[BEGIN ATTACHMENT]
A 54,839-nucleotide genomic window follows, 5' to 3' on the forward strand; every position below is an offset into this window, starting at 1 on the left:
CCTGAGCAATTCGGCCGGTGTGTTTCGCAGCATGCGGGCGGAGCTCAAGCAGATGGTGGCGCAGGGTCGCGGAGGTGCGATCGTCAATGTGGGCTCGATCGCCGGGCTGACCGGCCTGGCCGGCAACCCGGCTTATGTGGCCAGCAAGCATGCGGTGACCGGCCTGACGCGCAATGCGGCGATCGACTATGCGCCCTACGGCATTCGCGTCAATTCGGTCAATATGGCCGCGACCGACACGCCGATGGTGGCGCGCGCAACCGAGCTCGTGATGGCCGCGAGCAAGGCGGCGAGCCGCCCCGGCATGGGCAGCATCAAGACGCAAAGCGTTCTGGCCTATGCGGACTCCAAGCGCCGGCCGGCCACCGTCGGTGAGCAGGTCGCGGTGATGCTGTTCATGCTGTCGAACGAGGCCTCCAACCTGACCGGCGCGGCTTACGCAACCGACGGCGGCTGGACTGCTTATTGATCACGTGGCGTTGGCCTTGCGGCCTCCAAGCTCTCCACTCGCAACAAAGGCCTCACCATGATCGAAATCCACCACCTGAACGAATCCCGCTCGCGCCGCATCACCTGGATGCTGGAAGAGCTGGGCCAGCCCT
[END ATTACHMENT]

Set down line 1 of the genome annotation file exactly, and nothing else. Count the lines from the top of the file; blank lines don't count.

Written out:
A 54,839-nucleotide genomic window follows, 5' to 3' on the forward strand; every position below is an offset into this window, starting at 1 on the left: